The leaves are turning and the air is getting crisp. Autumn has just arrived, so that must mean it's time to be
bombarded with a plethora of Christmas music releases. The Christian music industry will be out in full force as well to
remind us of the reason for the season. Amongst those artists trying to add to the rich musical tradition of the biggest
holiday of the year is the Canadian quartet downhere. After a successful Bethlehem Skyline tour and release
they decided to go all in with their first complete Christmas album, How Many Kings.
The album opener and title track is the previously released "How Many Kings." This original work is a reminder of
the lengths God went to for you and me by stepping down from His throne. While it's obvious to see why it fits on a
Christmas collection, this is one that could easily be listened to at any time of the year. Later, the album concludes with
the "re-imagined" version of the song which is much more stripped down.
To compliment the title track are a few other all-original works, which turn out to be the strength of the album.
"Christmas in Our Hearts" is a declaration that even if all the things that seem to "make" Christmas were gone, there would
still be "peace on Earth and forgiveness because it's Christmas in our hearts." This one is upbeat, featuring
trumpets, and makes for a fun experience with a rare depth of song writing. "Gift Carol" is another original. With depth in
the lyrical content and a slower, more contemplative pace, this one is a reminder that the real Christmas gift didn't come
in "sparkly paper."
This collection also features two Christmas classics that seem to have been forgotten over the years. "Good King
Wenceslas" is by far the most creative song on the record. Marc Martel takes his voice to places we haven't seen before,
going low, to the places usually reserved for co-vocalist Jason Germain, and then soaring up to the heights he's more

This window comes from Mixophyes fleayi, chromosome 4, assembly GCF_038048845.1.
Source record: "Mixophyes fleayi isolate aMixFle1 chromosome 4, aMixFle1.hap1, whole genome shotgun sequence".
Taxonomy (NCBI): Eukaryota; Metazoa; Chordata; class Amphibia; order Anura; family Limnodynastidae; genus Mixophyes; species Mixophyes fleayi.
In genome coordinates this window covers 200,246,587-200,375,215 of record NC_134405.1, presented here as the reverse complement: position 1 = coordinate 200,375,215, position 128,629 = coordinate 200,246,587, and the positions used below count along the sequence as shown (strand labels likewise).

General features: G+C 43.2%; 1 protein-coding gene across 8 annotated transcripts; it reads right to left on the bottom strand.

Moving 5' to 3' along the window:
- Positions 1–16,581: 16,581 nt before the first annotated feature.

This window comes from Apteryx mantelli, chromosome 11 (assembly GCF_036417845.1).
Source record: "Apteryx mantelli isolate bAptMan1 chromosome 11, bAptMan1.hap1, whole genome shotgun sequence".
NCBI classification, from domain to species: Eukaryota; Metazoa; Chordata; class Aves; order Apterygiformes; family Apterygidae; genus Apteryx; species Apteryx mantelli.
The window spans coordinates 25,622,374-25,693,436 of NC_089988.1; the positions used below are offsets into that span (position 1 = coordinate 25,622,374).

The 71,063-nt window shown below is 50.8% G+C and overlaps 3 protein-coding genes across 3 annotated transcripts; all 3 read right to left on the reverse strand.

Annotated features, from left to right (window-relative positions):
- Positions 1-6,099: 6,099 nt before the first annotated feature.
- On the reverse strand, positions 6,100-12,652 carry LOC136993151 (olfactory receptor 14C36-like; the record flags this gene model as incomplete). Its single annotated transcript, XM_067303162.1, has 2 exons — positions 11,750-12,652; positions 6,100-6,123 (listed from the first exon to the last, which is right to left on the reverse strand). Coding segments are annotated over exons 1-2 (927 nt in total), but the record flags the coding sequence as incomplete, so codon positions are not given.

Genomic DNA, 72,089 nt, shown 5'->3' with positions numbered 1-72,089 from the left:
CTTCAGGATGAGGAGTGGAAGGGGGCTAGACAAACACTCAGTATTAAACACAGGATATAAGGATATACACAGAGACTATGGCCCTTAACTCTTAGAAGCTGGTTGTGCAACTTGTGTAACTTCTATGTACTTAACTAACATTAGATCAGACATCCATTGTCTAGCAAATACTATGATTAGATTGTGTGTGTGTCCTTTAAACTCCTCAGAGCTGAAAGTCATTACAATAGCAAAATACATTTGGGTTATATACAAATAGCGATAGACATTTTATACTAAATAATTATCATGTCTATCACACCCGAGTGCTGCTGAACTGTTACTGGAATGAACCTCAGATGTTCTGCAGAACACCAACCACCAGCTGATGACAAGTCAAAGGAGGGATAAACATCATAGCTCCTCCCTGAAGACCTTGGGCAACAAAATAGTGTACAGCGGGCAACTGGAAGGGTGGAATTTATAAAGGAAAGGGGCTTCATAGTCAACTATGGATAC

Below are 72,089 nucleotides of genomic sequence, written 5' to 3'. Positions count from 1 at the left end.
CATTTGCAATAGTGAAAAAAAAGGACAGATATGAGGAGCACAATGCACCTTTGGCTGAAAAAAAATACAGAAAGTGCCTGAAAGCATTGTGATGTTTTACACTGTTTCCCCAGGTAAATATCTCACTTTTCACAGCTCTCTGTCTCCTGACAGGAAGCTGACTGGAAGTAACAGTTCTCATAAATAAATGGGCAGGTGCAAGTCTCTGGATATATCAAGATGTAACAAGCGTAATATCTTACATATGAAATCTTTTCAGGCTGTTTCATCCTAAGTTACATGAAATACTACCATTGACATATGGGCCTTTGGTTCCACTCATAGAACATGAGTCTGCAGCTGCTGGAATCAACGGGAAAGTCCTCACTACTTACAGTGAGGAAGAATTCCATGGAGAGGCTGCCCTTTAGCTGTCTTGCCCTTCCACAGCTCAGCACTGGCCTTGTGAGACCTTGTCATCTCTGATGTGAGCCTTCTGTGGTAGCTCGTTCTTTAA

accustomed to. "Bring a Torch, Jeanette Isabella" features one of the downhere staples, utilizing both the vocals of Martel
and Germain. This almost "dueling" and yet complimentary vocal style creates a wide, sweeping and moving song experience.
Unfortunately, the one downfall of this Christmas collection is the fact that it's a Christmas collection. There is some
unwritten rule that states you have to cover some the "classics" or it isn't a good Christmas record. Songs like
"Silent Night" and "What Child Is This?" have been done countless times and so there is little room for creativity.
The downhere versions simply sound like the same songs you've heard hundreds of times before. This collection would have
been better served to feature more all-original works.
Regardless, this is still one of the more solid Christmas releases we've seen from a Christian artist. It's worth
picking up for the original works, despite some of the common fare tracks. Downhere fans will be pleased, as much of their
staple sound is found here, while people just looking for a new musical Christmas experience will most likely enjoy the
mixture of both fresh and classic.
- Review date: 9/21/09, written by Matt Johnson of Jesusfreakhideout.com